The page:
If there was a prize for the most sense-assaulting live act, Slamboree would win hands down every time. Surrounded by circus performers, vibrant costumes and orchestrated mayhem from Lizzie West, Mike Freear’s production and Kathika Rabbit’s harmonious vocals are a feast for the eyes and ears in all of their live shows. This year, the drum and bass-infused electro-swing act took it to the next level, with the release of their long-overdue debut album The Long Game, finally wrapping seven years of Freear and the band’s hard work into a neat bow and presenting it to the world.
Despite few official releases, Slamboree have gained a cult following over the years, making a major impression on the festival and live circuit before they evolved into the sleek act they are today. Fortunately, film makers and close friends of the band Leora Bermeister and Lucas Sinclair from Farelight Productions have been documenting Slamboree’s transformation. Filmed over seven years, they are ready to unleash their documentary to the world: A Long Game: The Story of Slamboree.
Filmed over seven years, they are ready to unleash their documentary to the world
Commissioned by Rebellious Creative from Bristol’s Farelight Productions and supported with love by BBC Introducing, the documentary will be launching on BBC iPlayer on Friday 23 November. Fans can head to The White Bear to celebrate, with an official premiere and all-round celebration of Slamboree, including a Q&A with the band and DJ sets from Slamboree and friends until late.
Nitelife were invited to chat with the empowering Kathika Rabbit, Slamboree’s lead vocalist, to find out more about the ‘warts and all’ documentary and what fans can look forward to learning about the inspirational collective.
‘The documentary has really captured the growth of Slamboree over the past seven years,’ explains Kathika, ‘the festivals we have played at over the years and how the band has progressed professionally and emotionally together during that time – including our ups and downs. There’s a section about mental health and sexuality, which explores the horrible experiences of being groped on stage and that kind of thing. It also shows how the live show has evolved over the years to become a lot more streamlined.
‘It’s a whirlwind of a documentary tracking our growth and evolution, including the dedication from Mike Freear in making the long-awaited debut album. It’s a bit of a tear jerker in places, to be honest! I’ve not seen it since its final edit, so I’m really looking forward to watching it in full.’
capturing hundreds of hours of footage across seven years, this doc has managed to encapsulate some of the most glamorous moments on stage alongside some of the more genuine glimpses to the performers’ lives backstage
After capturing hundreds of hours of footage across seven years, this doc has managed to encapsulate some of the most glamorous moments on stage alongside some of the more genuine glimpses to the performers’ lives backstage. Kathika explains why she feels it’s so important for fans to witness the more vulnerable side to a performer, as well as their on-stage persona during a live show.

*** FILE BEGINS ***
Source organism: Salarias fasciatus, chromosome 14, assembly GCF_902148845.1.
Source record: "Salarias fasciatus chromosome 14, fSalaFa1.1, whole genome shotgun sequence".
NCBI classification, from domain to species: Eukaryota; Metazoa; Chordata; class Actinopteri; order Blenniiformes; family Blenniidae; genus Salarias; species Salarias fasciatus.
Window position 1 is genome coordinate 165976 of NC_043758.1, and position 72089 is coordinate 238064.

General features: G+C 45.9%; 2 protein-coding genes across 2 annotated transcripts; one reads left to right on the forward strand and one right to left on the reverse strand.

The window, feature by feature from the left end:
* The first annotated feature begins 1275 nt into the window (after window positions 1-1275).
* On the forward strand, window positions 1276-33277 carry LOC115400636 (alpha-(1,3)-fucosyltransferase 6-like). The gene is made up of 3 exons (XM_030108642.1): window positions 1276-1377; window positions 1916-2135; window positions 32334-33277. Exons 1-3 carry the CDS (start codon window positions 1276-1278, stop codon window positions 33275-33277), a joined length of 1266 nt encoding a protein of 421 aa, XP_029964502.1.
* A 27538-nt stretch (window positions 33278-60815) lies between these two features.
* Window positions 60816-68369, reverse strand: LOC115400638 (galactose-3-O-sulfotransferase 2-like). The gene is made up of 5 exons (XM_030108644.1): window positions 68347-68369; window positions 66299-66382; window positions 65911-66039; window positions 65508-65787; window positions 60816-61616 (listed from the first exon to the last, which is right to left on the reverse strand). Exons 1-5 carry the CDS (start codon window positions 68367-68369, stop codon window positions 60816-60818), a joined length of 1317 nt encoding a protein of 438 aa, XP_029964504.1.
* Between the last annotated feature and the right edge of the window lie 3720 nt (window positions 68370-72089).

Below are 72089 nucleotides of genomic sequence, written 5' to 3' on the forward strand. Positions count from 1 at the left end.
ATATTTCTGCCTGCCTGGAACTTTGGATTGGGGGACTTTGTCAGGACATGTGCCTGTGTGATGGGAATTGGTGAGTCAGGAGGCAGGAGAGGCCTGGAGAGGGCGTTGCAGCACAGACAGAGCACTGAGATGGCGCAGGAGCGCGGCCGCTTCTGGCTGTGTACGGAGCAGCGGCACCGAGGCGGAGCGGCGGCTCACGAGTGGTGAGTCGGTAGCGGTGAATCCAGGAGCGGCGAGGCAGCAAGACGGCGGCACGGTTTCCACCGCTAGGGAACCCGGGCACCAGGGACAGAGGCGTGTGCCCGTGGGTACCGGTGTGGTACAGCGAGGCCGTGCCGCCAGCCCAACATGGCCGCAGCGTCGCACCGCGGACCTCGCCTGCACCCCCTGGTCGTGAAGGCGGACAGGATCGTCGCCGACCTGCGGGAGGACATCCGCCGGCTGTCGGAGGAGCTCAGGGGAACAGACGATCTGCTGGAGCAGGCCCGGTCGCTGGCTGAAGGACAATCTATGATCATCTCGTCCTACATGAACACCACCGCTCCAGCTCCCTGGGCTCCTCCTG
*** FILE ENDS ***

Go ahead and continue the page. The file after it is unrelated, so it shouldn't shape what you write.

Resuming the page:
‘It’s unhealthy to put people up on a pedestal and believe they can do no wrong. Personally, I am already very free on my social media about mental health, because I think it is incredibly important that we all talk about these things.
‘The music industry is talked about in the media a lot with suicide. You see people doing these big gigs and people think just because they can stand on stage and perform in front of a large crowd they are doing just fine, when in actual fact they have the same struggles as everyone else. It’s important not to shy away from these things and it’s massively important for people to see the vulnerable sides of people just as much as it is to see the fun sides.
‘Leora and Lucas started filming for us and capturing bits here and there before even I joined the band in 2012. They’ve filmed gigs and bits and bobs we have forgotten about over the years and then some. They’ve really gone to town on it and captured the essence and evolution of the band over the years. Going from the different performers we’ve had in, to the evolution of the music and the good times the bad times. To be honest, I can’t wait to see all of it in all its glory.’
Not only has the long-time coming documentary caught the attention from Slamboree fans, but BBC Introducing are also championing the release
Not only has the long-time coming documentary caught the attention from Slamboree fans, but BBC Introducing are also championing the release after years of supporting the underground act.
‘There’s a couple of people at BBC Bristol who have taken note of our band over the years and BBC Introducing have always been fans of supporting the underground-underdog. They saw all the work we were putting in and thought it would be a fascinating piece to support. We are quite a big underground, but unsigned band dominating the festival circuit, so it’s quite a vibrant piece to shout about.
BBC Introducing have always been fans of supporting the underground-underdog
As our conversation with Cathy came to an end, we talked to the front singer about what’s in store for Friday’s exclusive screening party at The White Bear.
‘We’re having a screening at the White Bear this Friday, followed by a Q&A with myself, Mike Freear and Lizzie West. We plan to dress up all fancy and that and we might even pull the red carpet out! After the screening we’re going to have a couple of DJs and a few of us might even perform, so watch this space.’
Photos by Leora Bermeister // Farelight Productions